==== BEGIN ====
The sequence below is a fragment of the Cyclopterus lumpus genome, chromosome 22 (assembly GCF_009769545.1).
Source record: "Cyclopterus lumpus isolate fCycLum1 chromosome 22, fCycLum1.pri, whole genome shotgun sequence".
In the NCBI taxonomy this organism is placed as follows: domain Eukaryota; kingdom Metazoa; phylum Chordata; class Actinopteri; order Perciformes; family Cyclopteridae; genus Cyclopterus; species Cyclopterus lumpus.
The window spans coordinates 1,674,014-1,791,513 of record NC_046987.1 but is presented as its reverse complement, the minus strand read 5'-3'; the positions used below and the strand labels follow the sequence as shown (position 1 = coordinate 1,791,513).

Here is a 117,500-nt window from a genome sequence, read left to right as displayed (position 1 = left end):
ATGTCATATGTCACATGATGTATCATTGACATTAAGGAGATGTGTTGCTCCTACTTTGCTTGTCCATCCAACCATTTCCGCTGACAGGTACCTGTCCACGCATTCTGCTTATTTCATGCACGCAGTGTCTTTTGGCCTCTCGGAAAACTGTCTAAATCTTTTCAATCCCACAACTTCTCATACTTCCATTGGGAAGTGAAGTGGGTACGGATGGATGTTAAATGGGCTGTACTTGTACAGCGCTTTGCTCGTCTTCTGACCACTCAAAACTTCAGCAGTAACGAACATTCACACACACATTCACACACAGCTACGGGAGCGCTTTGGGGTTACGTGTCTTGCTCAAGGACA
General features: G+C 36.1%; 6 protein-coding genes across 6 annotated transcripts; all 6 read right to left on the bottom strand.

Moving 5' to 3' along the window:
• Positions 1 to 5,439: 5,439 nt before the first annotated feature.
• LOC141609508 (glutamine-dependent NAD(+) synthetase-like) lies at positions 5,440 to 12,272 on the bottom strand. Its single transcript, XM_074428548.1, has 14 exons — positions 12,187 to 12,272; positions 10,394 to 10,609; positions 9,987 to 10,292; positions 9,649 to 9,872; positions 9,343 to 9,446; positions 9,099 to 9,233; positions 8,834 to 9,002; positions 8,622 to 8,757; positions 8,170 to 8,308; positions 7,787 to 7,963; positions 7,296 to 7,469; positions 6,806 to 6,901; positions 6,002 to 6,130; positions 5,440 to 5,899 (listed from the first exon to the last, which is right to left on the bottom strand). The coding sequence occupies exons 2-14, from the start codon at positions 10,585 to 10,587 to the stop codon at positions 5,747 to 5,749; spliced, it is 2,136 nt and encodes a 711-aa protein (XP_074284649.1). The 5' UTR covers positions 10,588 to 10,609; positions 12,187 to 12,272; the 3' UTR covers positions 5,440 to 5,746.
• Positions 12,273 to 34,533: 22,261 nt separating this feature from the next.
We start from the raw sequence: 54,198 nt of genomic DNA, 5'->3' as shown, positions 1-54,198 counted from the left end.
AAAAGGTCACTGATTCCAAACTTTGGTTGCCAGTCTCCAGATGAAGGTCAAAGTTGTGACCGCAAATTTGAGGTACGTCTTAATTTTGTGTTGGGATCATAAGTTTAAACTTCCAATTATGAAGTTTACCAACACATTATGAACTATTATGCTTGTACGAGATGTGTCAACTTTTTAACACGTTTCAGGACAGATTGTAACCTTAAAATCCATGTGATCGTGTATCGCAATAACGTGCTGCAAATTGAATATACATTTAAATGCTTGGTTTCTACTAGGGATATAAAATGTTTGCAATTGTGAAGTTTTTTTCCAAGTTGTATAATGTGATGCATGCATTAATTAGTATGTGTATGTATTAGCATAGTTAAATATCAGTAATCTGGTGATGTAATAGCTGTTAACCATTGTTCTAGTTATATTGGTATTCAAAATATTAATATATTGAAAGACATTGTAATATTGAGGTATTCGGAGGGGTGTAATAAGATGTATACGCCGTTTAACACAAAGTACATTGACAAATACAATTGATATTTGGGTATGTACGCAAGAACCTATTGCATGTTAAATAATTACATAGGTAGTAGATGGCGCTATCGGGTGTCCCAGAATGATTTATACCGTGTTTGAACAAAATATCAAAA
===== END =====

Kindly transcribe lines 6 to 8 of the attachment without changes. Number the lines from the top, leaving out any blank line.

ATGTCATATGTCACATGATGTATCATTGACATTAAGGAGATGTGTTGCTCCTACTTTGCTTGTCCATCCAACCATTTCCGCTGACAGGTACCTGTCCACGCATTCTGCTTATTTCATGCACGCAGTGTCTTTTGGCCTCTCGGAAAACTGTCTAAATCTTTTCAATCCCACAACTTCTCATACTTCCATTGGGAAGTGAAGTGGGTACGGATGGATGTTAAATGGGCTGTACTTGTACAGCGCTTTGCTCGTCTTCTGACCACTCAAAACTTCAGCAGTAACGAACATTCACACACACATTCACACACAGCTACGGGAGCGCTTTGGGGTTACGTGTCTTGCTCAAGGACA
General features: G+C 36.1%; 6 protein-coding genes across 6 annotated transcripts; all 6 read right to left on the bottom strand.

Moving 5' to 3' along the window: